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Showing posts from February, 2019

The Second Trump-Kim Summit: What Will Success Look Like?

US President Donald J. Trump and North Korean leader Kim Jong-un will hold their second summit in Hanoi, Vietnam, on February 27 and 28.

The two leaders last met in Singapore on June 12, 2018. Following that meeting—the first engagement between a sitting US president and the leader of North Korea—Trump declared that North Korea was “no longer a nuclear threat.” However, there is little evidence that Kim is preparing to eliminate his nuclear weapons.

In Venezuela, Maduro and Guaidó are on a Collision Course Over Humanitarian Aid

The crisis in Venezuela is heading toward a showdown between Nicolás Maduro’s regime and the US-backed opposition, led by Juan Guaidó, this weekend.

Maduro’s Days Are Over, Says Colombian President Duque

Colombian President Ivan Duque said on February 14 Nicolás Maduro should relinquish his hold on power in Venezuela and face trial for crimes against humanity. He also called on the Venezuelan military to support Juan Guaidó, who is recognized by a number of countries, including the United States, as the interim president of Venezuela.

Mike Pence Stands Up For NATO, But is That Enough?

US Vice President Mike Pence, addressing US and Polish armed forces in Warsaw on February 13, emphasized the importance of NATO, reaffirmed the US commitment to the principle of collective defense, and encouraged allies to meet the Alliance’s defense-spending goal. It is an open question, however, whether his boss, US President Donald J. Trump, shares his conviction.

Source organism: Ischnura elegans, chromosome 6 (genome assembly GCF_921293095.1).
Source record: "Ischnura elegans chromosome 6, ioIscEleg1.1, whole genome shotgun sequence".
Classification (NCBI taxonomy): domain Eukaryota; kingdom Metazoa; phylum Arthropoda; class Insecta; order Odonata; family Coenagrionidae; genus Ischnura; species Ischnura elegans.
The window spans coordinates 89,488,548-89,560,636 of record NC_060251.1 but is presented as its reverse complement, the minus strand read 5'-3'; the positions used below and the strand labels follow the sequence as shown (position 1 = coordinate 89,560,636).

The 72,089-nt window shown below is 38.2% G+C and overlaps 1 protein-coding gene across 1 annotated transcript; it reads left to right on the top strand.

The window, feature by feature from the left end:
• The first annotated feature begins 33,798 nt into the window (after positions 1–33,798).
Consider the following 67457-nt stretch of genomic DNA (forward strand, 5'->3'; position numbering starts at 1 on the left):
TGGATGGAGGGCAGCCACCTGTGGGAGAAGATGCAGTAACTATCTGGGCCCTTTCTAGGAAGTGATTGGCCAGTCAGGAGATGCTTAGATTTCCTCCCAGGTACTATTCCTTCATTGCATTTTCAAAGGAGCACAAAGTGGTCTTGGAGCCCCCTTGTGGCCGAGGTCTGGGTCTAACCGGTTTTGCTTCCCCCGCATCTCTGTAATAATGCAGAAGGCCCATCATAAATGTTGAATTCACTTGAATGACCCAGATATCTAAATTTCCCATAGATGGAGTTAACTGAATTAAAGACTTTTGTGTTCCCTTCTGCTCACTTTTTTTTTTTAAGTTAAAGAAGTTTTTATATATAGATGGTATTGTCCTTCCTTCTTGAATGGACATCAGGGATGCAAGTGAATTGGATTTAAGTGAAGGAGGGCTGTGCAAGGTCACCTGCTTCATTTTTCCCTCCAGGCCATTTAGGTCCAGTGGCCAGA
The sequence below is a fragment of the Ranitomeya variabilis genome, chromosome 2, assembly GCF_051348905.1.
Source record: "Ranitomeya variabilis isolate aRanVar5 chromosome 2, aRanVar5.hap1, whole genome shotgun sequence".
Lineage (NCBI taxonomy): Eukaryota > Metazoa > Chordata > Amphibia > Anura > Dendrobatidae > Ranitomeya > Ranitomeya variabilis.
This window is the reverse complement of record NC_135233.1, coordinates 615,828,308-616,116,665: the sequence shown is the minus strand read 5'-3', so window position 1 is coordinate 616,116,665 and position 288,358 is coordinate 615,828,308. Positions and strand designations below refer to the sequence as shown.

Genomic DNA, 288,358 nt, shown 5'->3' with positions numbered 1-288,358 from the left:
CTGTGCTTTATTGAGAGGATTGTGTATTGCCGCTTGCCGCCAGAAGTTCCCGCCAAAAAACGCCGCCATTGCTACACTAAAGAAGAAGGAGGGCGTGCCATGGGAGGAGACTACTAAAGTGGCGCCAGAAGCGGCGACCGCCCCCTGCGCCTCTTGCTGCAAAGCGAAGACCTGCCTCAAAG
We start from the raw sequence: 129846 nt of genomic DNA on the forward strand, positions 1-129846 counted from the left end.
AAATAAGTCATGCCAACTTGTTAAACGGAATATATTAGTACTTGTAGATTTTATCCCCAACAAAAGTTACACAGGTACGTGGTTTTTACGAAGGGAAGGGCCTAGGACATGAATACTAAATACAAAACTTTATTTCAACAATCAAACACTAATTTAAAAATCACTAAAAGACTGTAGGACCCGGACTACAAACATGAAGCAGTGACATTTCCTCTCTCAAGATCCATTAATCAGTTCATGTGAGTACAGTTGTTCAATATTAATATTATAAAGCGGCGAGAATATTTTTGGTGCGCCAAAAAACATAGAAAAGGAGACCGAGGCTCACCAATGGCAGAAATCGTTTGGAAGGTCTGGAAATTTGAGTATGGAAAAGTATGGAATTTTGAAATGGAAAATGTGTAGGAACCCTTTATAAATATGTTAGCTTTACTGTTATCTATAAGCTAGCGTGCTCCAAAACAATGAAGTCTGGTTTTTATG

Exit Interview: EU’s Envoy to Washington on Navigating Challenges in the Transatlantic Relationship

David O’Sullivan, the European Union’s ambassador to the United States, wraps up his time in Washington at the end of February. The last two years of his tenure have been challenging ones for the transatlantic relationship. That challenge mainly comes from US President Donald J. Trump who once described the EU as a “foe.”

Venezuela Update: More Recognition for Juan Guaidó

The United Kingdom, France, Germany, and Spain are now among the countries that have officially recognized Juan Guaidó, the head of the National Assembly, as interim president of Venezuela. This follows Nicolás Maduro’s rejection of a European deadline to call fresh elections—Maduro responded by offering to call a parliamentary vote instead of a presidential one.